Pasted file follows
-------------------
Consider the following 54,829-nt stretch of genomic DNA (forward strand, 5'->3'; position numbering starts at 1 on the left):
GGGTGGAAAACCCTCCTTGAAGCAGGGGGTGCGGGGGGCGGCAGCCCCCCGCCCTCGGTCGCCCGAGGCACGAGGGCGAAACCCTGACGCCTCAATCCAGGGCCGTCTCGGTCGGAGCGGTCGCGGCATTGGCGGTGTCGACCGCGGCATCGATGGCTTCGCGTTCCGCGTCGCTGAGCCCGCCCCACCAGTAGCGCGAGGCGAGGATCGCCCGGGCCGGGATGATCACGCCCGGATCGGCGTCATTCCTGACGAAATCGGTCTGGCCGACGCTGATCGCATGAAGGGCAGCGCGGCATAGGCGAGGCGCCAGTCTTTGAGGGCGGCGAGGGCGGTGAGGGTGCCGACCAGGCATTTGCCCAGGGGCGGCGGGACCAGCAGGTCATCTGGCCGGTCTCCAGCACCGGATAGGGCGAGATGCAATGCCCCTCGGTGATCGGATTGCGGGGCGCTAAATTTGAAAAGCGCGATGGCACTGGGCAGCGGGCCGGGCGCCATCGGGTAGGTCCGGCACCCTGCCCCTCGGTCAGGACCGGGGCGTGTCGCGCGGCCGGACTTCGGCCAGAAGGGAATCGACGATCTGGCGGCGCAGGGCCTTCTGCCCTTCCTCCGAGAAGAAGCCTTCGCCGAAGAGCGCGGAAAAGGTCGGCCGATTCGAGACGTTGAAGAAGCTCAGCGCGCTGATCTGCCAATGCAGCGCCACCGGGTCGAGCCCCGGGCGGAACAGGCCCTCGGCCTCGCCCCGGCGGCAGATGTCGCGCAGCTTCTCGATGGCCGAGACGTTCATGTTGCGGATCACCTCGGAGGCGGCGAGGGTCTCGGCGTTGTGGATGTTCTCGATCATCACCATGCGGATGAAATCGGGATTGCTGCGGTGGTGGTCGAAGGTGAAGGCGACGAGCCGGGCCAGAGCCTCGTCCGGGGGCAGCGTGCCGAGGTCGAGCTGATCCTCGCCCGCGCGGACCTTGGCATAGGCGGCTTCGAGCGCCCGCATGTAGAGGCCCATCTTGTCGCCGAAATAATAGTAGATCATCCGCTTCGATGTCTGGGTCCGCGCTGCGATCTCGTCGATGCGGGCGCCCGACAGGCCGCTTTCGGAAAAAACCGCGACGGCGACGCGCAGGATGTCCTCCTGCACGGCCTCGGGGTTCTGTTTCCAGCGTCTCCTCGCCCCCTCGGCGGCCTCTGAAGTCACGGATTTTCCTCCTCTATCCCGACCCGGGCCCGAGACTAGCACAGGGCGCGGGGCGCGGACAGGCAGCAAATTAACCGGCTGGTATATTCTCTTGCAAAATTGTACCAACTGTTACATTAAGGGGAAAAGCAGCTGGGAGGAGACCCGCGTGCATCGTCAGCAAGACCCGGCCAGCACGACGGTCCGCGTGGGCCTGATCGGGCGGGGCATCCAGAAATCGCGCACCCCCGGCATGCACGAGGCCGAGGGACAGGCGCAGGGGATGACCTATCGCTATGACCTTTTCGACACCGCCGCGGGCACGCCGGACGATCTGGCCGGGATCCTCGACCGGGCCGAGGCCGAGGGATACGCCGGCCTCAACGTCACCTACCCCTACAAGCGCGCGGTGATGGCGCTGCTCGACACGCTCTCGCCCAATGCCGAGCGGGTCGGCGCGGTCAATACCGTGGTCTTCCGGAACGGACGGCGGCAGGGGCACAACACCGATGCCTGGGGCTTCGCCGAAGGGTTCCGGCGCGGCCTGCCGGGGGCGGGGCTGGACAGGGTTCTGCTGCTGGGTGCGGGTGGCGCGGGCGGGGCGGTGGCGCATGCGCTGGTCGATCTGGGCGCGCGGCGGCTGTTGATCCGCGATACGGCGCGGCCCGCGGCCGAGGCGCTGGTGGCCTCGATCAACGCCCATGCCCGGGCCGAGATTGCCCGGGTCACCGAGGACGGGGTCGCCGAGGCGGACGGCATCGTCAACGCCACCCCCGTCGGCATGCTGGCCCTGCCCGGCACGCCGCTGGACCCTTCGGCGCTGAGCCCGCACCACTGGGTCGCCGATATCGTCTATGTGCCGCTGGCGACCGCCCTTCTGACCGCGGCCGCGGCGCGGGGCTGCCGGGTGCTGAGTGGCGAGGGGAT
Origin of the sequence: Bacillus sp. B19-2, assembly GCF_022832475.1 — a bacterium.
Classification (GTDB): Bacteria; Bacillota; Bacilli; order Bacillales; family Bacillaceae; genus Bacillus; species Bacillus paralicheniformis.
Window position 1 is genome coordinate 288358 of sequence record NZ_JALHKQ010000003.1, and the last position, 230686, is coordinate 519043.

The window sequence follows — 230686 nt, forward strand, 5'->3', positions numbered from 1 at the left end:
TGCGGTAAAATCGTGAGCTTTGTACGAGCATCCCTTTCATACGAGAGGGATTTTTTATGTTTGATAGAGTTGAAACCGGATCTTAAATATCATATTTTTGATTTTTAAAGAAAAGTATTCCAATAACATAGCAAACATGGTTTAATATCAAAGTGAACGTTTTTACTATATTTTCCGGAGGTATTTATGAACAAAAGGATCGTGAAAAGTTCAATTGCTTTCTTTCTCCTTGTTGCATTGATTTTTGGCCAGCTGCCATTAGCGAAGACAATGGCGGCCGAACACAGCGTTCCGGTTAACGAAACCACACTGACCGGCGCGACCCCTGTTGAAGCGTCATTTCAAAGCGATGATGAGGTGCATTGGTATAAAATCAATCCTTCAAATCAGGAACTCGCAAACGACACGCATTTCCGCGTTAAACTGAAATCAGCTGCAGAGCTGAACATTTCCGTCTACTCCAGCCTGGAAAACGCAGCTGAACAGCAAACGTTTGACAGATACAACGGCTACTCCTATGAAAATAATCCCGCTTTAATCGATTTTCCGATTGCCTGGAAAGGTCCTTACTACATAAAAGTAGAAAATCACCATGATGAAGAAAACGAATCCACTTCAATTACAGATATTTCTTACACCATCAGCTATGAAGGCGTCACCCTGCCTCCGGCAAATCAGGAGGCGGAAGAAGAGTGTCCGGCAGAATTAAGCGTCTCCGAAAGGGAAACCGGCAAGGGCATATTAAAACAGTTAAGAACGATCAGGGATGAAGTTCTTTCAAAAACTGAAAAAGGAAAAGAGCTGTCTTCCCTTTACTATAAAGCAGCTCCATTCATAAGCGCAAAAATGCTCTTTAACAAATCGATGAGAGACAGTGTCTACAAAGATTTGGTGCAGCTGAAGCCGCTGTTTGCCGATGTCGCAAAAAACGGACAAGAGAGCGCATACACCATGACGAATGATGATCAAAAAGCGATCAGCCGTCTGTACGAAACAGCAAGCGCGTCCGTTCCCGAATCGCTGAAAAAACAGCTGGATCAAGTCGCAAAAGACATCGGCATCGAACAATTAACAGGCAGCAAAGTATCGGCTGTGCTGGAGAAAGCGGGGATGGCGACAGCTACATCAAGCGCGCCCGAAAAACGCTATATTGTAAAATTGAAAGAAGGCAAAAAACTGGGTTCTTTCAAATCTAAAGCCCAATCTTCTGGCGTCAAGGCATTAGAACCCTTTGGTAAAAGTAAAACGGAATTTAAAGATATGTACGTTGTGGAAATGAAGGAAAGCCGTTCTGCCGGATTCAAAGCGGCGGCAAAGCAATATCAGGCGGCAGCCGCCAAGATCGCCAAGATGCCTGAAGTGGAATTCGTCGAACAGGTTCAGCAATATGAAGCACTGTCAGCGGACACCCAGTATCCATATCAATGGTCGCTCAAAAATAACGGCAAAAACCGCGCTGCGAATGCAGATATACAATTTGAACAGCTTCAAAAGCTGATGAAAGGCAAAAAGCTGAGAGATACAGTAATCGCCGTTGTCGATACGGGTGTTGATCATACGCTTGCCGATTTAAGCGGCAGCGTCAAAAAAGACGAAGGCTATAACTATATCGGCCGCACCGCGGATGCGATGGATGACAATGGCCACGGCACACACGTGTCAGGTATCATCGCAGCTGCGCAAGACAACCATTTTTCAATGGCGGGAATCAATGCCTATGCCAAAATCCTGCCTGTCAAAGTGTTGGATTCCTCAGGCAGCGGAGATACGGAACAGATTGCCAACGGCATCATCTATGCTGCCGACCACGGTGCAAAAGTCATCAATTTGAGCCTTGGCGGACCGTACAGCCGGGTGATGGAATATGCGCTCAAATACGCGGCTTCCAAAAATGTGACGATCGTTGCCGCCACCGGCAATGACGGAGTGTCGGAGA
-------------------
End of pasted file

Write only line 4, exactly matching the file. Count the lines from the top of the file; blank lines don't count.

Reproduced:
Classification (GTDB): Bacteria; Bacillota; Bacilli; order Bacillales; family Bacillaceae; genus Bacillus; species Bacillus paralicheniformis.